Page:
South African voters pulled to the extremes as race rears its ugly head
Cape Town Letter: Disillusionment with corruption-tainted ANC spurs voter flight
Members of the Economic Freedom Fighters with their leader Julius Malema. Photograph: Rodger Bosch/AFP/Getty
The African National Congress was not the only winner in South Africa’s sixth post-apartheid general election on May 8th, which resulted in the ruling party extending its 25-year hold on power for another five years, but with a reduced parliamentary majority.
As the dust settled on the vote-counting phase of a poll in which 17,671,616 legitimate ballots were cast, it became clear that some extreme nationalist and race-based parties had also come out of the poll smiling.
Placing third and fifth in the election respectively, the radical left-wing, pro-African Economic Freedom Fighters (EFF) and the mainly white Afrikaner Freedom Front Plus (FF+ Plus) made the most impressive gains with the electorate at national level.
In addition the mostly Zulu Inkatha Freedom Party (IFP) witnessed a resurgence in popularity in KwaZulu-Natal to become the official opposition in the province, after being decimated there by the ANC in the last two general elections.
The IFP now has the fourth-biggest representation of the 14 political parties that will make up South Africa’s parliament for the next five years.
The EFF, which is led by firebrand politician Julius Malema, registered the biggest increases in terms of new voters, with 10.75 per cent of those who cast their ballot backing the party this year compared with 6.35 per cent in 2014.
The party that is pushing for expropriation without compensation of white-owned land and the nationalisation of the mining and banking sectors is now the official opposition in three provinces: Mpumalanga, the North West and Limpopo.
While EFF growth had been predicted in most pre-poll voter surveys, the big surprise of the election was FF Plus.
The right-wing party, which wants to abolish black economic empowerment policies and protect minority rights, particular those of the Afrikaner, came from nowhere to secure 2.38 per cent of the national ballot compared with 0.9 per cent it achieved in 2014.
Indeed, the 2019 general election has turned out to be party’s best performance in a national poll since its inception in March 1994 to contest South Africa’s first post-apartheid all-inclusive ballot.
According to most analysts, the EFF and IFP growth is a result of former ANC voters’ disillusionment with the corruption-tainted ruling party. The ANC’s support this year fell five percentage points to 57.5 per cent of the vote from 62.5 per cent in 2014.
The FF Plus achieved its growth by attracting whites and a few communities of mixed-race voters who had previously voted DA, whose support fell from 22.2 per cent of the vote in 2014 to 20.76 per cent this year, according to both parties.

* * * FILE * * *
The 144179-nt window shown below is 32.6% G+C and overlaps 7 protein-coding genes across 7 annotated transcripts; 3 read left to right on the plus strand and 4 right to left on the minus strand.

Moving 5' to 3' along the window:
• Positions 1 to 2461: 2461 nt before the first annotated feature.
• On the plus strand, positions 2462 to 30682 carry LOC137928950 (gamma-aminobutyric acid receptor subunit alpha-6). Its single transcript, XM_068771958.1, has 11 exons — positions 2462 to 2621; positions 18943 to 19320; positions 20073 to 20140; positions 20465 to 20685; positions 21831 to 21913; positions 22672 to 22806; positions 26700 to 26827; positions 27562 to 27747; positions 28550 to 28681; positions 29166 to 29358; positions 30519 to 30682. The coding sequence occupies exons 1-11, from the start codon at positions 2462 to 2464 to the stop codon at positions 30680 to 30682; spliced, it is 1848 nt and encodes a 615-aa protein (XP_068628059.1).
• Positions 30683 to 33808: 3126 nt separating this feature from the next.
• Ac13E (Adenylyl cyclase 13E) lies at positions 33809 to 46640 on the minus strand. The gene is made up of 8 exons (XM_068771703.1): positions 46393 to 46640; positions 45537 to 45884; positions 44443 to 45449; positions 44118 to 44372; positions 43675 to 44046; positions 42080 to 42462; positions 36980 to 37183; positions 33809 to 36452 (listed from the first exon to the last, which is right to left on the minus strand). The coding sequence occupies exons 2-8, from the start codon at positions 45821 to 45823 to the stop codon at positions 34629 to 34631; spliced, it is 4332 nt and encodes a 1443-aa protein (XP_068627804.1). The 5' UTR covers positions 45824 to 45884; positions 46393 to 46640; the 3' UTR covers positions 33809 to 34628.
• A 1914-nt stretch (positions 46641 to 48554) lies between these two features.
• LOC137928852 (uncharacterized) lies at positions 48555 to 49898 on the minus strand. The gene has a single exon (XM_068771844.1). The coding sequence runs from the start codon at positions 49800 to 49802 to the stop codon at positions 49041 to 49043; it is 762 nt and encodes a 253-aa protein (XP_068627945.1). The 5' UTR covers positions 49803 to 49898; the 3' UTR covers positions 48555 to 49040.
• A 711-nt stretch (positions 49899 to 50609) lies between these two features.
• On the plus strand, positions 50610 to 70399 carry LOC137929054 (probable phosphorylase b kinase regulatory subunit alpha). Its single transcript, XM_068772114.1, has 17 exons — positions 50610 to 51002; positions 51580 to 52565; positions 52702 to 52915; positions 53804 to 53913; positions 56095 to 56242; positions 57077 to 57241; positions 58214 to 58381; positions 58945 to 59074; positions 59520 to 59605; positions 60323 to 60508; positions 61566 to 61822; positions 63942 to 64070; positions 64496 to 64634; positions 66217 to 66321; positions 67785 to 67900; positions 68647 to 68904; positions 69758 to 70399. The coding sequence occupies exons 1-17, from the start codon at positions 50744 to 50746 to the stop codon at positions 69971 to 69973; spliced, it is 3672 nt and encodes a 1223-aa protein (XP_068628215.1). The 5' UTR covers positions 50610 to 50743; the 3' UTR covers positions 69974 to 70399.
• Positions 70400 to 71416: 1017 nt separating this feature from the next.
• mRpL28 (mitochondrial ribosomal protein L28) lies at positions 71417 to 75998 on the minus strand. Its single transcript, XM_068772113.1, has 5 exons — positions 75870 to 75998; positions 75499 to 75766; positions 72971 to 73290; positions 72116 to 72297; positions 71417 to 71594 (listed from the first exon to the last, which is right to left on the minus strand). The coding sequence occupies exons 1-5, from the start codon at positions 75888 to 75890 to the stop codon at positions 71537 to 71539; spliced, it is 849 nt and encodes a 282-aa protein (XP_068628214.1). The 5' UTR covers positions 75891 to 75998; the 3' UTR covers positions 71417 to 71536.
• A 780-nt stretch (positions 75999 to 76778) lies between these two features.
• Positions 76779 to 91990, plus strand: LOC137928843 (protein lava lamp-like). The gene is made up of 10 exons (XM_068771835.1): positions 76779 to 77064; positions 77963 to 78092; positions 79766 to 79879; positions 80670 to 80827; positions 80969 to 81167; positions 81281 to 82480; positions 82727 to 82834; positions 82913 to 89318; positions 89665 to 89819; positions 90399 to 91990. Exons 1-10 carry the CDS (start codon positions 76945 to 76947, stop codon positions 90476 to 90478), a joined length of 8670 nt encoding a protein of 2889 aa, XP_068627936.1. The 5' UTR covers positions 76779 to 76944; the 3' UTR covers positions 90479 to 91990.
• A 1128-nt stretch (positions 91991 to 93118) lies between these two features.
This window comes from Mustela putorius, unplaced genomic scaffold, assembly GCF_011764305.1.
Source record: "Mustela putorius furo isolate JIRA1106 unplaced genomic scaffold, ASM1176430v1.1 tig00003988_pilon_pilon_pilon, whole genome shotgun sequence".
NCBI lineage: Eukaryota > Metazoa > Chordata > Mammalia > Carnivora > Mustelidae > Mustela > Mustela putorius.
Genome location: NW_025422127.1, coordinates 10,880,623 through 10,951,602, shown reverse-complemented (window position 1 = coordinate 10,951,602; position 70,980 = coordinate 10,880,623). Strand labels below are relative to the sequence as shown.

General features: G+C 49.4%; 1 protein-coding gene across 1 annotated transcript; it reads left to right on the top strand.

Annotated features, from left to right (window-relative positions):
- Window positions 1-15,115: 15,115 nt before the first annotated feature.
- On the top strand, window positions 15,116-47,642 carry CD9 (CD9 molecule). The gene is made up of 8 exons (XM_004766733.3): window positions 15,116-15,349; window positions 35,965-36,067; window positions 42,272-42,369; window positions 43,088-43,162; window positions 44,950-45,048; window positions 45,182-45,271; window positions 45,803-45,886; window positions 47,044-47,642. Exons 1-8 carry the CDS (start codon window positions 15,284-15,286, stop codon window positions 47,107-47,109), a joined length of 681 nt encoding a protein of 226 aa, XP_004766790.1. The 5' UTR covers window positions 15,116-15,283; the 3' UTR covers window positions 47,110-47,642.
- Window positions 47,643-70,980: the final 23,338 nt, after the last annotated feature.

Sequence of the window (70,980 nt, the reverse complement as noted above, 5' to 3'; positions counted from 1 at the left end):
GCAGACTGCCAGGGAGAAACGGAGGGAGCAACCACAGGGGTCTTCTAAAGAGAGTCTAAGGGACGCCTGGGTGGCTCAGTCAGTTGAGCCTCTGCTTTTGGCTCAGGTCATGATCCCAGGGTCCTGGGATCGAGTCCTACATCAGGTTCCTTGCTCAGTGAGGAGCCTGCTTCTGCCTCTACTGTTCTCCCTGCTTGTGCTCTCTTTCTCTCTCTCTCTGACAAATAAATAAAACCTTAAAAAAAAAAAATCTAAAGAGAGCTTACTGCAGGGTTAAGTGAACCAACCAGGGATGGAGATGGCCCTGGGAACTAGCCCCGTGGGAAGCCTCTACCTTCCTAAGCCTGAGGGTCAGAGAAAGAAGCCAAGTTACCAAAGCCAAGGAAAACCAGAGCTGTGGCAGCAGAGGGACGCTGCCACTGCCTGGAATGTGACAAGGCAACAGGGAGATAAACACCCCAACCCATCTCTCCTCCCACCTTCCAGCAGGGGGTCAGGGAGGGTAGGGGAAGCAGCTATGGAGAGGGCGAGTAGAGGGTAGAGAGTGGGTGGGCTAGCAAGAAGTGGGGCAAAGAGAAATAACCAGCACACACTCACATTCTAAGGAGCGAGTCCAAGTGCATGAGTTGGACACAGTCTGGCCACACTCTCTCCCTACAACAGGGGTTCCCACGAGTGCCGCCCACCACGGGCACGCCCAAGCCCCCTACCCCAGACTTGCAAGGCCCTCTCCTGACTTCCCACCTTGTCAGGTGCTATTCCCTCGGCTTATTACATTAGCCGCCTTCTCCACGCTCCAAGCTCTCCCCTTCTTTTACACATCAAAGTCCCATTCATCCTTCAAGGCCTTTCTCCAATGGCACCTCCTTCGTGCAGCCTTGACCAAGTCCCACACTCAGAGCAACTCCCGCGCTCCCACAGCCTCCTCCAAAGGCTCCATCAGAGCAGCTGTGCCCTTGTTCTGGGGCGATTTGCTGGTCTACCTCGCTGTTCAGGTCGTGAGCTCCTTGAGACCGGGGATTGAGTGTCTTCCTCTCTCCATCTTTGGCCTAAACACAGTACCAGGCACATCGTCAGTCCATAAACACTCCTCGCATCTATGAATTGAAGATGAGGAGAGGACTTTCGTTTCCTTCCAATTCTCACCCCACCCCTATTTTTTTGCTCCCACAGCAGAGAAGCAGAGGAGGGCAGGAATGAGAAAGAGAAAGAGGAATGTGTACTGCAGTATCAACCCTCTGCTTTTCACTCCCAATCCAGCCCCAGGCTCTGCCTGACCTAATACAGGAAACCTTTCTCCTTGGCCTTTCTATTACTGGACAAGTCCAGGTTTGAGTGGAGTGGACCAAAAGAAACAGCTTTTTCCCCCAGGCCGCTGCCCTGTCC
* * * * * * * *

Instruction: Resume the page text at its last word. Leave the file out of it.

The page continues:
In short, the parties that espouse narrow ethnic forms of identity politics are on the rise at the expense of South Africa’s centrist parties, the ANC and DA, which aim to embrace broad-based party politics in their bid to appeal to voters in South Africa’s multicultural society.
Smaller parties had more clearly defined positions on polarising subjects than the centrist parties
In the 2014 election these race-based parties – in addition to a couple of small, faith-based parties – represented 10 per cent of South Africa’s voters, but in 2019 this had risen to 18 per cent.
Political analyst Oscar van Heerden believes the growth of these “inward-looking homogeneous groups which are resistant to new ideas, intolerant of difference, and fundamentally conservative” pose a real threat to South Africa’s 25-year-old democracy.
“They are contrary to the ideals of the South African constitution, which sees South Africa as a melting pot of racial, linguistic and religious identities – unified in our diversity,” he wrote in the Daily Maverick recently.
Many analysts believe it was the ANC’s and DA’s political failings as much as it was the campaign strategies adopted by these small parties that paved the way for their electoral growth.
Despite new ANC president Cyril Rampahosa’s promise to clean up the ruling party and government if the former liberation movement was re-elected, hundreds of thousands of new voters and its traditional supporters could not bring themselves to continue backing it.
Factional infighting in the DA in the 18 months leading up to the May 8th poll also did little to convince the electorate it was capable of forming a government that could effectively represent all sections of South African society.
However, there is no doubt that polarising issues such as the expropriation of white-owned land without compensation drove voters on either side of the arguments into the arms of the smaller parties, which had more clearly defined positions on the subjects than the centrist parties.
At this stage it would be wrong to think the success of race-based parties in 2019 is a major threat to the non-racialist ideals that led to the formation of the new South Africa in 1994, given 78 per cent of voters still backed the ANC and DA.
But by the same token it would also be unwise to ignore their rise and the threat they pose to these ideals, which seek to build social cohesion and forge a national identity for all the people who live in the “Rainbow Nation”.